When McAvoy arrives for this interview in a Toronto hotel bar a few days after a film festival screening of Atonement, he chooses a seat beneath a large plate-glass window, where the even fall of midday light—painter’s light—allows a close study of his aquamarine eyes, as well as his lumpy nose and Glaswegian pallor. (The plum circles beneath his eyes are further darkened today by the effects of a chest cold.) There is a quality of the gray north about McAvoy, a hint of inner life touched by secret emotion, which is just enough to save him from being the next Hugh Grant. “There is,” says Wright, “something inherently working class about him.”
Stephen Fry, who directed McAvoy in the 2003 film Bright Young Things, puts a finer point on it. “For all his youthfulness, James has a kind of dirty threat to him,” Fry writes via e-mail. “You get the feeling that behind the puckish and twinkly blue eyes, there is a potentially deadly street fighter. James is not lightweight. Even though he is slight of build and, at first glance, almost pretty, there is something dark in there.”
Atonement makes much of the actor’s mixed qualities. The film was shot in the summer of 2006 on location in Shropshire, England, during just the kind of exceptional heat wave McEwan describes in the novel, a time when the normally temperate countryside lies listless and parched. It quickly becomes apparent that the sun that burns too brightly is a metaphor, as the heat soon boils over into a hot-blooded embrace between McAvoy and Knightley. She plays the Beaton-esque beauty Cecilia Tallis, home for the summer at her well-to-do family’s country estate, where Robbie’s mother (Brenda Blethyn) is the housekeeper. Robbie exists somewhere in between the two worlds. Thanks to the enlightened beneficence of Mr. Tallis, he attended Cambridge with Cecilia, distinguishing himself with a “first” in his final exams and adopting a plummy accent to assimilate with his grander peers. But that doesn’t entirely protect him from the casual snobbery he suffers at the hands of Cecilia, her mother and especially her fanciful younger sister, Briony, an aspiring writer with a fervid imagination.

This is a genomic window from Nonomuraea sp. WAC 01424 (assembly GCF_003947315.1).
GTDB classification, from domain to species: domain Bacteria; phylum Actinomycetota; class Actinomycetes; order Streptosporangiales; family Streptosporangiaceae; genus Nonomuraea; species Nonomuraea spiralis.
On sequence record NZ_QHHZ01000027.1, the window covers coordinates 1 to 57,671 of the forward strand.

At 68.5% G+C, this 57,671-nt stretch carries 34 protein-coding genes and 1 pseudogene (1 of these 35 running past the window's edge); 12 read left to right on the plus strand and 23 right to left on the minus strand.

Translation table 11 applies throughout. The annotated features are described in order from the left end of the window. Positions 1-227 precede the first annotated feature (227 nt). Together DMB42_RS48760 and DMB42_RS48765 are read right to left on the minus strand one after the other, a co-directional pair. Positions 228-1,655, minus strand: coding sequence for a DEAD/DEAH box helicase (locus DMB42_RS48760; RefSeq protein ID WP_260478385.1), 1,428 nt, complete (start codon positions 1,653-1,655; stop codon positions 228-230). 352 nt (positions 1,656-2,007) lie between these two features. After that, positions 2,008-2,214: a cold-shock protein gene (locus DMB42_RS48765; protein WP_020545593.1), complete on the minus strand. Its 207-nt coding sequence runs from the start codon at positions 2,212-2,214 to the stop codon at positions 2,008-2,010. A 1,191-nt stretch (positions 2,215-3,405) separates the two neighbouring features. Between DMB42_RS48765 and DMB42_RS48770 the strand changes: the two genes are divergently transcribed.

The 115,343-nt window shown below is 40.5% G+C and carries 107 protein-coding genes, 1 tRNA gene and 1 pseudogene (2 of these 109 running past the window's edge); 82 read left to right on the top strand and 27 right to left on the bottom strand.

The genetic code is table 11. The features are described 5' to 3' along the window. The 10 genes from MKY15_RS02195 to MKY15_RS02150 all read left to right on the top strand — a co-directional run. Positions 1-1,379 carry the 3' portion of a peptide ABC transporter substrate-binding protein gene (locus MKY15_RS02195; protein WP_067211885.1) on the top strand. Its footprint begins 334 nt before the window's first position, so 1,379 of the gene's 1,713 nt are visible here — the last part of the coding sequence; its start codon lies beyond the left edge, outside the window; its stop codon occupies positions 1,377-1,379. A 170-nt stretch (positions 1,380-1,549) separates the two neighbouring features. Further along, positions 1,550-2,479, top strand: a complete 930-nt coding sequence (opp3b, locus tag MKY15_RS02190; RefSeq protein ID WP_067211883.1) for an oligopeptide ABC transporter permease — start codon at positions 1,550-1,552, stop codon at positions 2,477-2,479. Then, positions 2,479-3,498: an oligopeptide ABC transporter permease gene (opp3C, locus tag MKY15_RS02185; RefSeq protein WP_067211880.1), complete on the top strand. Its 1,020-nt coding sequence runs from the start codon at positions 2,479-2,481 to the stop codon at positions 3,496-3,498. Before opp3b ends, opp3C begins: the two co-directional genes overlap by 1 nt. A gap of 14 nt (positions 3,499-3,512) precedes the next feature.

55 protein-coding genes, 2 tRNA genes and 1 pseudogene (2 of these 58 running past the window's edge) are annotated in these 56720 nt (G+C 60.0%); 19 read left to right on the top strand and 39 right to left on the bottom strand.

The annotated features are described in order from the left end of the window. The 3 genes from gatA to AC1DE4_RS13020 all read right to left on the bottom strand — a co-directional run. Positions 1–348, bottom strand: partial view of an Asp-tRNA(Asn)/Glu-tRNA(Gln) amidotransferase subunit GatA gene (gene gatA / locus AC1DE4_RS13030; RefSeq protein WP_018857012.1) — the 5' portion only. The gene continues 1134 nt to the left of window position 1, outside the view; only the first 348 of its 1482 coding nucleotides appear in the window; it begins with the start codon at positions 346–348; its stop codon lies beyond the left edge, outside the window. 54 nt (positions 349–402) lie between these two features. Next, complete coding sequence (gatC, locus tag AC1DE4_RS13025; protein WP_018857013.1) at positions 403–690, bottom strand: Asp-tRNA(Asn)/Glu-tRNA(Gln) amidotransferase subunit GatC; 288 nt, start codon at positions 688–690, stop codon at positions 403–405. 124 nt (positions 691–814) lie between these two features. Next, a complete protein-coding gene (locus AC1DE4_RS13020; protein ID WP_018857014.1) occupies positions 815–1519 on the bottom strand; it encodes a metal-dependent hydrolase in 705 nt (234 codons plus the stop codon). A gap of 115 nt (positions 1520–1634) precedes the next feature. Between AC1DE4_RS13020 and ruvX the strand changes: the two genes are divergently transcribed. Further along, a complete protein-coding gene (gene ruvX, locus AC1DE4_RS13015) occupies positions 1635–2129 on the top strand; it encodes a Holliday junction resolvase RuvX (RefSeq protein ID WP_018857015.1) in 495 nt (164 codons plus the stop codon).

“He very much occupies a no-man’s-land,” explains McAvoy. “Society doesn’t have a place for him. It doesn’t exist. It will in 10 years, but not yet.”
Robbie and Cecilia, who have known each other since childhood, initially fail to understand that the tension between them is erotic, and the opening scenes crackle with intrigues of sex and suspicion. McAvoy notes that the film’s mood—taut, portentous, slightly mannered—is self-consciously antique, inspired by the acting style of prewar British cinema. “Every line is clearly announced and enunciated,” he explains. “There’s nothing that’s a throwaway. Everyone is like, bang, bang, bang. The speed at which we speak is something that I love doing. It’s quite like watching The West Wing or something.”